If you’ve checked out my books, you can’t help noticing that I’m an ardent Francophile. For this, I thank the late Lois Sato, my high school French teacher. Mademoiselle Sato taught us not only about the language, but about the culture.
Needless to say, this book was right up my alley.
Eiffel’s Tower for Young People by Jill Jonnes
My rating: 5 of 5 stars
This little book is more than a biography of Gustav Eiffel. We learn about the Universal Exposition of 1889 as well, including its art controversies surrounding Whistler, Gauguin, and other notable painters of the time. We also get a look inside Buffalo Bill’s Wild West Show, including Annie Oakley’s numerous contributions, and at Thomas Edison’s then-new phonograph concept.
In short, this book gives younger readers an opportunity to learn about a broad segment of Parisian entertainment alongside the building of the Eiffel Tower, now considered an architectural treasure but at the time widely panned as an unattractive eyesore in the making.
The book was well-researched and filled with information of which even I was unaware after researching the Exposition a decade ago. I would recommend this for readers who are interested in a good, quick secondary source piece of research on the event.
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Hi, everyone. It’s been a tough few days at our place. I’ve averaged about four hours of sleep a night for the past five days. We had two more cats at the veterinarian on an urgent basis, so I’ve spent $1K on vet bills in the same period (most of it for lab work). The good news is that the other two cats are okay except for some tummy trouble, which may be due to stress in the wake of us losing Paddy.
I am sure you also noticed that I primarily reblogged stories over the weekend. Honestly, I didn’t have the mental energy to do much else. I’m trying to be gentle with myself during a difficult time (and I’m not always very good at that).
So, this week’s song. As has happened so many times in the last little bit, I have found serendipitous recommendations on YouTube. Today, it was finding an “unplugged and seated” video of The BeeGees doing “To Love Somebody.” It just felt right to share the beautiful harmonies and message. Because all of that lost sleep I wrote about earlier? Was in the cause of love.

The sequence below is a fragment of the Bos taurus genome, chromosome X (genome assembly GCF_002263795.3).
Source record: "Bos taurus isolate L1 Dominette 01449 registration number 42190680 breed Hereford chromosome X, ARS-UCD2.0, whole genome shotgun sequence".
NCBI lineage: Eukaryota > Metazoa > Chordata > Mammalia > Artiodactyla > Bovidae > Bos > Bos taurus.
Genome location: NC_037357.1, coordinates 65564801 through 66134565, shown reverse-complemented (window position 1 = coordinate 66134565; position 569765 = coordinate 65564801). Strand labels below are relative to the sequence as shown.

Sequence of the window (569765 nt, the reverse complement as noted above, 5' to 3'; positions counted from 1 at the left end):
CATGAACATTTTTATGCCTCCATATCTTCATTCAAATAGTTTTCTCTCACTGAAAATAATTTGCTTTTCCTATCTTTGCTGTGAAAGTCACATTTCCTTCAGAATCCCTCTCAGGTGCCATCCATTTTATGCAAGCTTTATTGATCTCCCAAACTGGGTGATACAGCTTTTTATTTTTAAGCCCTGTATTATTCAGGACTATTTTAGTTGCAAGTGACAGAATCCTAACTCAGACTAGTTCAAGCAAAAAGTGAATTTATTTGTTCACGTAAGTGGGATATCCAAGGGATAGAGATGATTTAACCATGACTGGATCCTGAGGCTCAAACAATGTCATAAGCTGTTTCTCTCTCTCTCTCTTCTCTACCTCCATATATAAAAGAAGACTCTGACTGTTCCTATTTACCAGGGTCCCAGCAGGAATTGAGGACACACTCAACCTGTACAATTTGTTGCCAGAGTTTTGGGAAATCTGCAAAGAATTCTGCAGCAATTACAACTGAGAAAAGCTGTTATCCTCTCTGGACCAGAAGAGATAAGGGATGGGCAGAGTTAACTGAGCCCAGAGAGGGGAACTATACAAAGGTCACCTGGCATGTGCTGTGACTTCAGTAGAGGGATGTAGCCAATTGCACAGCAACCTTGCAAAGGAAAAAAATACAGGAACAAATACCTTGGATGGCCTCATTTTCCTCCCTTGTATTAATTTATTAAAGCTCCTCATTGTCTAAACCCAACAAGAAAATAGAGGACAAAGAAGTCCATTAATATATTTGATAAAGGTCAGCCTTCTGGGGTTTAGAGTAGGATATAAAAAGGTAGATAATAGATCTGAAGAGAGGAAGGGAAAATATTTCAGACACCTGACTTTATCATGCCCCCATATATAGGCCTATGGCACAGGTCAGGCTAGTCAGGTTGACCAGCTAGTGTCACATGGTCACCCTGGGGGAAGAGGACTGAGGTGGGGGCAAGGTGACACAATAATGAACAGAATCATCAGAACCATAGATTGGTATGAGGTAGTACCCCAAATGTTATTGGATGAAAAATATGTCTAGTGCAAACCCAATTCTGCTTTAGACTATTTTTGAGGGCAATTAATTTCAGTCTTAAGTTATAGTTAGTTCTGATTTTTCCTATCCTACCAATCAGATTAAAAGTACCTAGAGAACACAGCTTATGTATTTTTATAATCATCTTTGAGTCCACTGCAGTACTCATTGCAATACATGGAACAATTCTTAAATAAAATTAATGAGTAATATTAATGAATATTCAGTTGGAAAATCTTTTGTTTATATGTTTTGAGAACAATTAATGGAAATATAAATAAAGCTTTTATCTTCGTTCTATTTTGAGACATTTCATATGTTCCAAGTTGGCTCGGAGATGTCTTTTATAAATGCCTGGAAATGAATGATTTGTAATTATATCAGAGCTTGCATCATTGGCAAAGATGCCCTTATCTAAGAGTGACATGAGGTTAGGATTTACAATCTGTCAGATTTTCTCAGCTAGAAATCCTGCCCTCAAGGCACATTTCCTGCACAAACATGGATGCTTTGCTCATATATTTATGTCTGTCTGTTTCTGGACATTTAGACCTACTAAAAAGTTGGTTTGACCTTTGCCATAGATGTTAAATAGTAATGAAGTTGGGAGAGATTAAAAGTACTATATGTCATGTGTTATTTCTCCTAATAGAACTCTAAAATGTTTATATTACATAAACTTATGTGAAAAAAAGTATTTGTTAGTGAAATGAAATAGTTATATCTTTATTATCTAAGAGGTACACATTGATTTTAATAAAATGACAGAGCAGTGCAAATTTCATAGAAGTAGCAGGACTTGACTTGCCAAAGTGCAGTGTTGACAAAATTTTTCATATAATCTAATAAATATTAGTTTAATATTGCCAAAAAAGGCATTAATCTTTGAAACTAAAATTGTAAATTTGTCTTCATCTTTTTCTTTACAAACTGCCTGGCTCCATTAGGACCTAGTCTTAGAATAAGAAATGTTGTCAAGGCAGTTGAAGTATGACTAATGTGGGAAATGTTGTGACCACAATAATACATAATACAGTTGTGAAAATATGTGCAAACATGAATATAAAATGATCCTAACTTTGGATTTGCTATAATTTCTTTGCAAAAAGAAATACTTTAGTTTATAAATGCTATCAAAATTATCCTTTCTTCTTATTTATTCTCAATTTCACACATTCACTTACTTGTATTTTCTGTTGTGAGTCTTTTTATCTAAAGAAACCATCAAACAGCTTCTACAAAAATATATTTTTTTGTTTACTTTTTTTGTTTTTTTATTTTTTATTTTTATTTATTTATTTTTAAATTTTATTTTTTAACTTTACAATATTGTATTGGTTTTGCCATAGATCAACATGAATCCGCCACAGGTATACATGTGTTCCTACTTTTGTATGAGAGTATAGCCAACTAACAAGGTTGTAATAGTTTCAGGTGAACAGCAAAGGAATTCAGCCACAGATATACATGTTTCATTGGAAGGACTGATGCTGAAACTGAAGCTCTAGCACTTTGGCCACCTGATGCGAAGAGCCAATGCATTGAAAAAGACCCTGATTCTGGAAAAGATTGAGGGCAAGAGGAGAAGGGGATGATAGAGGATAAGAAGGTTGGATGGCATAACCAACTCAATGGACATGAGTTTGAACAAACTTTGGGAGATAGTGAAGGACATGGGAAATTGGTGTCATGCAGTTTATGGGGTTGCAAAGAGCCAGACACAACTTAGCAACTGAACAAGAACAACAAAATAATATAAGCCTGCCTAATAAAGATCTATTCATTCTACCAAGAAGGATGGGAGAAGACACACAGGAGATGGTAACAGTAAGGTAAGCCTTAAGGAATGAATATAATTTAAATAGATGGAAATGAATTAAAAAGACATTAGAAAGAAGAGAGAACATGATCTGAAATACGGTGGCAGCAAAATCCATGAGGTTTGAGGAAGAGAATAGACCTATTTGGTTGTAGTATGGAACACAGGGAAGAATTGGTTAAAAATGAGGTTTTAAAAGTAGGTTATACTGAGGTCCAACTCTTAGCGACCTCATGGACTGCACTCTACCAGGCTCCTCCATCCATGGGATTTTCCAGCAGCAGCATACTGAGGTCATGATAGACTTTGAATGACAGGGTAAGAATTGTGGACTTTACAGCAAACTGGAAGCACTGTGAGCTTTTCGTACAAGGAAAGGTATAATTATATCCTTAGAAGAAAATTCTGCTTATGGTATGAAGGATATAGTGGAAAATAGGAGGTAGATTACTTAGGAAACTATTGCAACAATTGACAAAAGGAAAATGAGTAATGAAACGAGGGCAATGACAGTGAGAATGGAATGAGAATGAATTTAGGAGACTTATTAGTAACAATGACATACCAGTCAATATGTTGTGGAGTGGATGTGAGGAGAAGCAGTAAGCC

Writing is hard work; it’s not for the faint of heart. Writing historical fiction is even harder, as it is more than just crafting an intriguing plotline. There’s the laborious task of researching the history that drives the story. Any authentic historical reference that I used in the book, I researched at least three times. If I could not validate something I had written in the book with three different sources, I would continue looking until I could, or I found alternatives to what I had written. This is hard; after all, I was trying to get this book published.
via Writing Historical Fiction: The Forgotten Golden Egg of Writing | FreelanceWriting
The study of history is tricky, not least for that fact that its two primary difficulties are antithetical: both too much and too little information. Starting with the latter, there is plenty we simply do not know. When I’m not writing, I work in a museum archive handling research requests and I can tell you that half the time what people are looking for simply does not exist, though they spend years searching. Records burn, get tossed or, more often, were not kept in the first place. Journals kept in the past were, of course, written by literate people with the leisure for self-contemplation. In the 1850s, in the early days of photography, guess what the rich people who could afford it weren’t taking pictures of: busy streets, servants, factories, markets, fairs, jails, hospitals, churches, farms and businesses. Can you guess what they were taking pictures of? Themselves. With that, our idea of the past tends to be generalized and sanitized into the lofty and romantic doings of the upper-classes: all balls, inheritances, and female propriety befitting a BBC drama. And even the working class people we do get in these shows still inhabit that world, just on the outskirts. Who wants to watch a show featuring an illiterate, drunk syphilitic who works fifteen hours a day in a rope factory?
The second problem occurs the other half of the time: too much information. If what you’re looking for isn’t very specific, you will quickly become buried in a mind-numbing amount of information. But to get the specifics, you need to engage the beast, but you can’t, because you don’t have specifics.
via The Impossible Task of Writing Historical Fiction
The trick is to understand the distinction between authenticity and accuracy. Yes – historical fiction readers want to be immersed into an authentic world. In other words, a world that feels accurate.
Very often, this means creating a historically accurate depiction. But, when accuracy becomes alienating or confusing – or when it counterintuitively detracts from the feeling of authenticity – you’ll have no choice but to fictionalise the past.
via Accuracy Vs Authenticity: 5 Tips For Writing Immersive Historical Fiction | The Creative Penn